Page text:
Annuities are now seen by many as lousy form of financial insurance. They developed a reputation as a vehicle for fat commissions for sellers of financial products. And the multi-decade decline in interest rates means that newly-priced fixed annuity plans produce smaller income streams than in the past. Moreover, unlike insurance plans, many types of annuities leave no legacy assets for your heirs.
And don’t forget that annuities can be a real drain on your liquidity. Tying up your savings now means you may be hard-pressed to fund emergency financial needs down the road. For example, a 2015 study by Fidelity Investments found that on average a couple, both age 65 and just retired, can expect to spend an estimated $245,000 on health care during their retirement.
But annuities still have a clear role to play for risk-averse and income-seeking investors. They deliver consistent payouts and can erase the sense of peaks and valleys that the stock market brings. As part of our current investment policy statement, we have growing reservations about the near-term outlook for stocks and bonds.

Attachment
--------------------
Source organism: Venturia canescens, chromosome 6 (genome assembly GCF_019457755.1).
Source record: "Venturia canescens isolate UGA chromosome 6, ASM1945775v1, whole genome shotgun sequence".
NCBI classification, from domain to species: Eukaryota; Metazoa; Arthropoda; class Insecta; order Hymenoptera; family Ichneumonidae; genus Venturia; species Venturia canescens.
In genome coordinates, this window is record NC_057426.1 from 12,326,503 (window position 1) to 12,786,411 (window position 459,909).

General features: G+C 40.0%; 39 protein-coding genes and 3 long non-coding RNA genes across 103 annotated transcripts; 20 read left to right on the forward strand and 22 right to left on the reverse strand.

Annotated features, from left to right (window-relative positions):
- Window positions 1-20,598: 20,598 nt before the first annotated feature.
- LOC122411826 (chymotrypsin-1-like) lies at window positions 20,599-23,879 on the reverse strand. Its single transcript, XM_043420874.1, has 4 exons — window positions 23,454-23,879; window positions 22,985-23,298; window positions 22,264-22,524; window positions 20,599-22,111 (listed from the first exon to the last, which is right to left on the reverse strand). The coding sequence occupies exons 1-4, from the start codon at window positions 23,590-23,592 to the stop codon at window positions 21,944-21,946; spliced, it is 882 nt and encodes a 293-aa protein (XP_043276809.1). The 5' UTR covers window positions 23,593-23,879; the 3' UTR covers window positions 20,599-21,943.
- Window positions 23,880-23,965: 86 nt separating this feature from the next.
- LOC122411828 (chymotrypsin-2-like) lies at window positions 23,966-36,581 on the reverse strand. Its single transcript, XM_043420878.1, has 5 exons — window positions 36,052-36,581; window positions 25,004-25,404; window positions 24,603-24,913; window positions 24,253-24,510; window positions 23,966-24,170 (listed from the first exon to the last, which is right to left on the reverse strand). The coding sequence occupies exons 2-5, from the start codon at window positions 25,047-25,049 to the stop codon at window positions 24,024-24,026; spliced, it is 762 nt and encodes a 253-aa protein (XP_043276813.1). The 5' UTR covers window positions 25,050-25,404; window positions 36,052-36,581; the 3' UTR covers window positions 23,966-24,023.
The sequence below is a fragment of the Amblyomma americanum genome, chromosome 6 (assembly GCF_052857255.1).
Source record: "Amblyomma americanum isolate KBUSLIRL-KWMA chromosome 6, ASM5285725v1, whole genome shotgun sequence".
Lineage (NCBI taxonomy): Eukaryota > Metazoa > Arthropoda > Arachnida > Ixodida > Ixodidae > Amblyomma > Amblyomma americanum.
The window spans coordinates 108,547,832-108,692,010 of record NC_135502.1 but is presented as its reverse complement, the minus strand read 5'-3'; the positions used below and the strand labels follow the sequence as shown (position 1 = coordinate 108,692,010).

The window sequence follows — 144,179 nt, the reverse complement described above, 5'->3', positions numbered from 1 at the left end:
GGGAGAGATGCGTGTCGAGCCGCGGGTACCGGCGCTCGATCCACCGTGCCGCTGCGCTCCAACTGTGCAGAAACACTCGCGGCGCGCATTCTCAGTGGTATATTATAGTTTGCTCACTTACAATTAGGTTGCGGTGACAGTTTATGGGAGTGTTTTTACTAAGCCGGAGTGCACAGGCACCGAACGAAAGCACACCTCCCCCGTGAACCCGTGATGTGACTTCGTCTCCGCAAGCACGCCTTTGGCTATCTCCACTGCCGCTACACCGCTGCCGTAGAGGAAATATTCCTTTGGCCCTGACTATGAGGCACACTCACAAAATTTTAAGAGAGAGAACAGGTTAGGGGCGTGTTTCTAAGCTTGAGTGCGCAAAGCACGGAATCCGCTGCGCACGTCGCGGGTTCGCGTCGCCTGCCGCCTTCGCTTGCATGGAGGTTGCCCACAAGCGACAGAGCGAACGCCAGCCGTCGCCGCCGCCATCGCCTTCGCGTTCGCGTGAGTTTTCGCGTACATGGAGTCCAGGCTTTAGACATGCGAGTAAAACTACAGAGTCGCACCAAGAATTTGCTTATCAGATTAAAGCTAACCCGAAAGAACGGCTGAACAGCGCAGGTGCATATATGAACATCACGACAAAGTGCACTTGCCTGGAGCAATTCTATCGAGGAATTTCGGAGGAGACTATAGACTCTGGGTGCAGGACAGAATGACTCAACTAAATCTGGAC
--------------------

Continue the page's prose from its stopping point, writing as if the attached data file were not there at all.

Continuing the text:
Moreover, annuities can smartly pay off if you live to a ripe old age (which has become much more prevalent these days). U.S. women are now expected to live 81.1 years and men are expected to live until they are 76.1 years old. But we all know of seniors that remain very vibrant well past those projected dates.
Annuities come in a range of flavors, delivering targeted levels of return and risk as well as varying starts and end dates of their payouts. Some annuities contracts end upon death, while others guarantee income for a defined period, regardless of how long you live.
The key is to avoid on annuities being sold by commission-based firms. Those types of annuity sales are what gave annuities a reputational black eye in the first place. You can get a sense of how much annuities cost and how much income they produce by visiting sites such as Immediateannuities.com.
Talk to your fee-only financial planner to get a better sense of the right kind of annuity for you—and even whether annuities make sense for your specific financial picture.